Step 9 – Add sanitizers to the pool

Once you have cleared all of the debris, you need to add chemical shock powder and algaecide to the pool. This will take care of the bacteria that might have grown in the pool water. After the chlorine is allowed to decrease from the pool shock, test the chlorine levels. Safe chlorine levels range between 1 and 3 ppm. Add chlorine stabilizer once the chlorine is within the desirable range.

Step 10 – Test and balance out the pH levels of the pool water

Check the pH levels of the pool water by taking samples. A pool test kit comes with everything you need to check the chemical content of the water. Make sure that you tally all the indicators properly.

  • If the pH level is below or above the ideal range, add pH plus or pH minus chemicals to adjust the levels.
  • For calcium hardness (if it is a problem), add calcium chloride if the reading is below the 180 to 220 ppm range.
  • If the alkalinity is below or above the 80 to 120 ppm range, add alkalinity increaser or decreaser to the water.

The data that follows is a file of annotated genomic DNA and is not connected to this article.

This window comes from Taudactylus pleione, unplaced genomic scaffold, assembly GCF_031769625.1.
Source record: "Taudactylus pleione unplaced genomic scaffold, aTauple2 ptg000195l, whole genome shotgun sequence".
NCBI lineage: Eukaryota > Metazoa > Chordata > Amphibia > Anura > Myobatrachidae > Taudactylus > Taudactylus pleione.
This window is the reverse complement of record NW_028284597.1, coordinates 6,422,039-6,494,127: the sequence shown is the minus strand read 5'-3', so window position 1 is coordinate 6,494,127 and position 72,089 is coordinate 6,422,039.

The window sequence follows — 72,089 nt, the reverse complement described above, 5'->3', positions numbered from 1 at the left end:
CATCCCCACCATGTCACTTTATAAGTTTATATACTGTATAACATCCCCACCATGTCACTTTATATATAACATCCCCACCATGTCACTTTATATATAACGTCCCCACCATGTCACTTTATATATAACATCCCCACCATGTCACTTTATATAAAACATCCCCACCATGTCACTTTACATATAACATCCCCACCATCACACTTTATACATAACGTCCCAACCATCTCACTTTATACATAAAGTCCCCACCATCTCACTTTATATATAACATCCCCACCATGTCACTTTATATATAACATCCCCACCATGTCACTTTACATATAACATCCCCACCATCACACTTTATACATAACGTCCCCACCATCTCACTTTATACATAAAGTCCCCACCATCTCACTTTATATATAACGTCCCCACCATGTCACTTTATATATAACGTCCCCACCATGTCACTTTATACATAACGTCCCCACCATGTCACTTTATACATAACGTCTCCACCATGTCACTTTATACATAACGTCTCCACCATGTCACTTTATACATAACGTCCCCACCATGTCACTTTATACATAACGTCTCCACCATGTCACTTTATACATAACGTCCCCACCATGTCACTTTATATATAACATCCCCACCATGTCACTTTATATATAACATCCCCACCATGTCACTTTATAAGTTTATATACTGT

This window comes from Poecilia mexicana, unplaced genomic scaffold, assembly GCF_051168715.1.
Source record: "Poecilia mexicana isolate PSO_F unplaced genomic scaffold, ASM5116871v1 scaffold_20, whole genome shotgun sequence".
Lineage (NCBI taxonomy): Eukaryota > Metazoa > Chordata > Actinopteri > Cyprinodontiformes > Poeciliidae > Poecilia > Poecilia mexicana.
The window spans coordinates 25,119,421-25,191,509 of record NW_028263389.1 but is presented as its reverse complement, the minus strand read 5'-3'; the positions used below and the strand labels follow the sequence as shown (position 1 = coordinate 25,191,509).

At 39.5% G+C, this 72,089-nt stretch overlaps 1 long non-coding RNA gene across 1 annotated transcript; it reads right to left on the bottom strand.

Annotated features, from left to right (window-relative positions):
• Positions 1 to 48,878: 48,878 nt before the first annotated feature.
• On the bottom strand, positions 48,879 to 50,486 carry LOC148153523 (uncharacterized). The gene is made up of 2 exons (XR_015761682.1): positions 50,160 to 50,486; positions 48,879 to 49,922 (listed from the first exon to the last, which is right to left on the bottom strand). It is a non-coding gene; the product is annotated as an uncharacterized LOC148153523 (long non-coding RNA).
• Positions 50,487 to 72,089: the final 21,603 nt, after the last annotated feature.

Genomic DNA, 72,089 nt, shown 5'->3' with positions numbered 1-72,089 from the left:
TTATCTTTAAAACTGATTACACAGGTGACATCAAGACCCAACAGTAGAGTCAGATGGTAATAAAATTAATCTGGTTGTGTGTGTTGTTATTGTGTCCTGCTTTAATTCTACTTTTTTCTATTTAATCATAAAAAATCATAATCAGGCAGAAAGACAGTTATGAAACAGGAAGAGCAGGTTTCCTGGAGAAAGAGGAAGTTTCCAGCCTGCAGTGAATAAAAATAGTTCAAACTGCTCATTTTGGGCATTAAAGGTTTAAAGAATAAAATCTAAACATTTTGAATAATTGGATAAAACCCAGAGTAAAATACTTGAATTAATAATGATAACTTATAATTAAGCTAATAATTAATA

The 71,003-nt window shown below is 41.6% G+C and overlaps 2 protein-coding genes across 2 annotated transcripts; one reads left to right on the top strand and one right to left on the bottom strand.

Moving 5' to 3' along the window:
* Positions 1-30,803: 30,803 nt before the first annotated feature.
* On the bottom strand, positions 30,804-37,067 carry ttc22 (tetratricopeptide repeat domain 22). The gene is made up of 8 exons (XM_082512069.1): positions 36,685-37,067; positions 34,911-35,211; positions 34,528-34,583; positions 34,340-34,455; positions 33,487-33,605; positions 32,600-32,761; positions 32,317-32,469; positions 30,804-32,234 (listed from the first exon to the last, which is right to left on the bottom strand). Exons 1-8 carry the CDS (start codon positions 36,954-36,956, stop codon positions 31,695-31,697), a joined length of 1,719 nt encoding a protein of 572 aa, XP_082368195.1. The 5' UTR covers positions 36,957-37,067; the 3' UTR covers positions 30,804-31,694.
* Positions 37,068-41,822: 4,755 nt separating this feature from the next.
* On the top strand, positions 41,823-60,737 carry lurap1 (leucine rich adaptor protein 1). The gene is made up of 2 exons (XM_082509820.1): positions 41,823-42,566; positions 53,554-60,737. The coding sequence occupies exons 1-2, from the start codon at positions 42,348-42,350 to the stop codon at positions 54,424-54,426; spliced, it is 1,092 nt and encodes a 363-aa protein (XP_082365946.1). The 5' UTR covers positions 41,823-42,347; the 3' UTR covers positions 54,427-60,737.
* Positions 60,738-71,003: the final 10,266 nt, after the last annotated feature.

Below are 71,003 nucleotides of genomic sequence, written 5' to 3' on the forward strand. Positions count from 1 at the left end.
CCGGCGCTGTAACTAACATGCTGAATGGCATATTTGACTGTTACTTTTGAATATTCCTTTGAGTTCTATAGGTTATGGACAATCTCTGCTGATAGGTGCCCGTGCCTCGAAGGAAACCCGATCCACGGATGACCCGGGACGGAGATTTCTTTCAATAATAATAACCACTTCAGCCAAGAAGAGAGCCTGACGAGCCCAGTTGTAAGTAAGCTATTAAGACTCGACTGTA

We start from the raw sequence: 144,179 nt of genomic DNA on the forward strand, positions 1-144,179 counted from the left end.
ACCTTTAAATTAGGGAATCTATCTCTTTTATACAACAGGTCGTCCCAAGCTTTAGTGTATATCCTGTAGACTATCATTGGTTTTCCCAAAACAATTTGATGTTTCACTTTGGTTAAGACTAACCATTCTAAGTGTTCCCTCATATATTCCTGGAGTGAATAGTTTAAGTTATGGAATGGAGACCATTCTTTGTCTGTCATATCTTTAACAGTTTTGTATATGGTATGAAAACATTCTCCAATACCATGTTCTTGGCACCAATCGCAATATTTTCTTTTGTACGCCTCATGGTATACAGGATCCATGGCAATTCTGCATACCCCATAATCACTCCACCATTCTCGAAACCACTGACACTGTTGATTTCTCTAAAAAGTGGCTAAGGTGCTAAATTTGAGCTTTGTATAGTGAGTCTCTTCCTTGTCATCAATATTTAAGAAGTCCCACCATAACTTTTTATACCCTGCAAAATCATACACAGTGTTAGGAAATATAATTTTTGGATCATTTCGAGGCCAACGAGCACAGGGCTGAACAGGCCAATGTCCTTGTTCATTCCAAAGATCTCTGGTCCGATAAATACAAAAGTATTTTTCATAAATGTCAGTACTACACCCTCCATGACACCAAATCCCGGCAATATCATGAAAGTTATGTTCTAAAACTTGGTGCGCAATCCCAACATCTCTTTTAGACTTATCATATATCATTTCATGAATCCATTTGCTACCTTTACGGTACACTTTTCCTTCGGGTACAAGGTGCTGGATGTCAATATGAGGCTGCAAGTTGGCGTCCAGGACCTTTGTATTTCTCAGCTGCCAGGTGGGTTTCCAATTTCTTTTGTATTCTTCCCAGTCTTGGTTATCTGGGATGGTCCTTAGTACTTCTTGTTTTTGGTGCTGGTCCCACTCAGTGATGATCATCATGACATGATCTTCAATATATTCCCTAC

Make sure that when you are adding chemicals to the pool, you follow the manufacturer’s instructions and the recommended levels. Take all the precautionary measures you can to protect yourself when adding the chemicals to the pool.

Step 11 – Retest the water

The pool filtration system is on, the water is running and the chemical levels have been sorted out. Leave the pool running like this for at least 24 hours before you check in again to test the water. If the chemical levels are above or below their recommended levels, make the appropriate adjustments to make the water just right.

If everything checks out, you have a clear pool and you have finally opened the above ground pool. It is a bit of hard work, but getting to open up your above ground pool again and then swimming in it the next day is a rewarding experience like no other.

We hope that you found this guide helpful.